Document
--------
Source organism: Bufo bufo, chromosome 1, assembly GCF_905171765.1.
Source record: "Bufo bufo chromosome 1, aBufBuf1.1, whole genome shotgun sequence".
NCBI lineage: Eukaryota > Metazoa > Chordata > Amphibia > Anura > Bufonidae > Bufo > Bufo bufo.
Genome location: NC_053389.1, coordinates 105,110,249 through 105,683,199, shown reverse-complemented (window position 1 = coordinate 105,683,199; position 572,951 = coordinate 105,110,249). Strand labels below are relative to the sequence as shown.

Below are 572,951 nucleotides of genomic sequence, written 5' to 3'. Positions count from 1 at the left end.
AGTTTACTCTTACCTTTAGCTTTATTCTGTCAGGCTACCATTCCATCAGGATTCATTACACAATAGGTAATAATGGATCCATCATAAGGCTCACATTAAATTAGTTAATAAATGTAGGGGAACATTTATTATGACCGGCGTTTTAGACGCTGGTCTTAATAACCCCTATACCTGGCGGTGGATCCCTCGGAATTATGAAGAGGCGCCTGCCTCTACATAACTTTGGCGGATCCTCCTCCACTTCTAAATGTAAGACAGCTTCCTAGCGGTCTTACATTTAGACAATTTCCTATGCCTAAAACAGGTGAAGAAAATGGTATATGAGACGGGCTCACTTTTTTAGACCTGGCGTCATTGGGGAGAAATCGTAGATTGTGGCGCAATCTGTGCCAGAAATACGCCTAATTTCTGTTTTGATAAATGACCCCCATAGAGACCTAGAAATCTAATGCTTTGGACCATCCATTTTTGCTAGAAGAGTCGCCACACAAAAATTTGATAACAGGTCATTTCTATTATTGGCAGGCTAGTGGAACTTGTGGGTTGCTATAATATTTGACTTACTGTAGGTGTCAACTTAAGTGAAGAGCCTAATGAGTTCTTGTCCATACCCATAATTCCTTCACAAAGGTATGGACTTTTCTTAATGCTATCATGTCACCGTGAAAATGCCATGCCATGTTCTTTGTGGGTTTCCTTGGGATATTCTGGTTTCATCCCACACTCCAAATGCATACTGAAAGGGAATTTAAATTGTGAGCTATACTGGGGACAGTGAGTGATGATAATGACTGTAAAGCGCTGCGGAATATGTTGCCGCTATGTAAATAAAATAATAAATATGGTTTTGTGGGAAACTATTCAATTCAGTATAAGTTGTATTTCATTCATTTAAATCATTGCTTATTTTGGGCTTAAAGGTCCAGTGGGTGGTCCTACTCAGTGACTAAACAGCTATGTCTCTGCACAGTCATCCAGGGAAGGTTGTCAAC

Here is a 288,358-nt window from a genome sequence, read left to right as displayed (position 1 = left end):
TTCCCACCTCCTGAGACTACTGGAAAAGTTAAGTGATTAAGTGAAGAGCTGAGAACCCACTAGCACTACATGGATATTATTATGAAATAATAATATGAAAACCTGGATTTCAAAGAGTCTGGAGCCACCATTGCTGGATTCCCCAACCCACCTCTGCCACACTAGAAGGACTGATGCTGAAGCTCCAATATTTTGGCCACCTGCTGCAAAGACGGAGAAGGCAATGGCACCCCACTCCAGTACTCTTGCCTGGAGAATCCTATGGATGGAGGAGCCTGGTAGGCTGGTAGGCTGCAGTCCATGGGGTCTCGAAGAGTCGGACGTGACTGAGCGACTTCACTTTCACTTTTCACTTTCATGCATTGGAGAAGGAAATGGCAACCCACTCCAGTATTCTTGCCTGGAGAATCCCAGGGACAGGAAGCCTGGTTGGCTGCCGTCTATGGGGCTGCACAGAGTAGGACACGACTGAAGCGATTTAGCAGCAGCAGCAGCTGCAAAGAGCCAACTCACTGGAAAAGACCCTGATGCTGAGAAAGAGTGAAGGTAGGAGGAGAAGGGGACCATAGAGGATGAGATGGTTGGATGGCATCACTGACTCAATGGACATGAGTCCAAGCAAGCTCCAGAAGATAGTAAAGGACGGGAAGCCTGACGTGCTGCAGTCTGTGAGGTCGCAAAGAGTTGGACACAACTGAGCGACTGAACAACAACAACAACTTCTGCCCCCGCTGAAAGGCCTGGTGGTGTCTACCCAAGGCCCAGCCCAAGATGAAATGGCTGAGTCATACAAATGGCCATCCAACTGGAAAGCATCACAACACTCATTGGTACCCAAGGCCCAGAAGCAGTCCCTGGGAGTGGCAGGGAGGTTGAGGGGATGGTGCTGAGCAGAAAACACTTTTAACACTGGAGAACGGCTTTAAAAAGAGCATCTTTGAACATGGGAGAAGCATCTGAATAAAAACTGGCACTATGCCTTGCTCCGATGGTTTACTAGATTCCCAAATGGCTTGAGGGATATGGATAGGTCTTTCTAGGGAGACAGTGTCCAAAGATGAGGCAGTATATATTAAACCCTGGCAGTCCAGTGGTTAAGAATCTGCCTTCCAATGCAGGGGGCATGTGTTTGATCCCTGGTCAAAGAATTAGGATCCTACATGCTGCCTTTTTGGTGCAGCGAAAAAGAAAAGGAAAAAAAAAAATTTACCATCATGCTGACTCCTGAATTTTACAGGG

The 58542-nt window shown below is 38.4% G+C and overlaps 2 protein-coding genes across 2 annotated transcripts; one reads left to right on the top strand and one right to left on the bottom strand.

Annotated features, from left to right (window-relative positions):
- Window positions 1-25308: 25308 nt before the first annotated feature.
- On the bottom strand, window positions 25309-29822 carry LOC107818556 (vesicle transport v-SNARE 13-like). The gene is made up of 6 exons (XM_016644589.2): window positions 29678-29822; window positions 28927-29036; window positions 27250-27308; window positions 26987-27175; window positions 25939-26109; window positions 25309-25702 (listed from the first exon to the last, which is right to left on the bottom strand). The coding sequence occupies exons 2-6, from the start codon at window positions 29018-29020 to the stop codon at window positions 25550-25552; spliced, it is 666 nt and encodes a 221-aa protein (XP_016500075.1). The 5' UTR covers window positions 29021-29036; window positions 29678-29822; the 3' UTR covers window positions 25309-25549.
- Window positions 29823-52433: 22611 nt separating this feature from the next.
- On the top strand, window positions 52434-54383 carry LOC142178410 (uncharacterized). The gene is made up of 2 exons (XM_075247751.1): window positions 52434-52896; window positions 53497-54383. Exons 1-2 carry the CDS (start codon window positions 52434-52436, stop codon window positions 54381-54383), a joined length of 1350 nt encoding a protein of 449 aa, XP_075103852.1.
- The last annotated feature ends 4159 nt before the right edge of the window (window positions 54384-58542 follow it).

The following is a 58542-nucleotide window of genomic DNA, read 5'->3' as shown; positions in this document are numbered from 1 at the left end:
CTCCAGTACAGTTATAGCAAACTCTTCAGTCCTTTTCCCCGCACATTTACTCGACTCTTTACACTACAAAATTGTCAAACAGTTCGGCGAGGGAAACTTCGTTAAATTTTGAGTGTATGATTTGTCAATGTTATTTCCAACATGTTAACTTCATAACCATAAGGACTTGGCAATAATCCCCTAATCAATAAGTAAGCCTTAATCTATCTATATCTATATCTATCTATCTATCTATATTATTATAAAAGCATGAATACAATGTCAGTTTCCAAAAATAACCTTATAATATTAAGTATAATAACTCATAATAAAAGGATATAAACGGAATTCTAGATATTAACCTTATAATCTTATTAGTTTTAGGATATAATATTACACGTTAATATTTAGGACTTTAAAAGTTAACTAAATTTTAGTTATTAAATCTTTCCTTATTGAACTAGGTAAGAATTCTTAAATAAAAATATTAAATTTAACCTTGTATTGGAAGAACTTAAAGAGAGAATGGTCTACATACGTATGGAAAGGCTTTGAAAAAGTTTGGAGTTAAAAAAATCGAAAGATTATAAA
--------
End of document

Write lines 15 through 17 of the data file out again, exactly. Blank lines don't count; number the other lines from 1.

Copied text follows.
- The last annotated feature ends 4159 nt before the right edge of the window (window positions 54384-58542 follow it).

The following is a 58542-nucleotide window of genomic DNA, read 5'->3' as shown; positions in this document are numbered from 1 at the left end:
CTCCAGTACAGTTATAGCAAACTCTTCAGTCCTTTTCCCCGCACATTTACTCGACTCTTTACACTACAAAATTGTCAAACAGTTCGGCGAGGGAAACTTCGTTAAATTTTGAGTGTATGATTTGTCAATGTTATTTCCAACATGTTAACTTCATAACCATAAGGACTTGGCAATAATCCCCTAATCAATAAGTAAGCCTTAATCTATCTATATCTATATCTATCTATCTATCTATATTATTATAAAAGCATGAATACAATGTCAGTTTCCAAAAATAACCTTATAATATTAAGTATAATAACTCATAATAAAAGGATATAAACGGAATTCTAGATATTAACCTTATAATCTTATTAGTTTTAGGATATAATATTACACGTTAATATTTAGGACTTTAAAAGTTAACTAAATTTTAGTTATTAAATCTTTCCTTATTGAACTAGGTAAGAATTCTTAAATAAAAATATTAAATTTAACCTTGTATTGGAAGAACTTAAAGAGAGAATGGTCTACATACGTATGGAAAGGCTTTGAAAAAGTTTGGAGTTAAAAAAATCGAAAGATTATAAA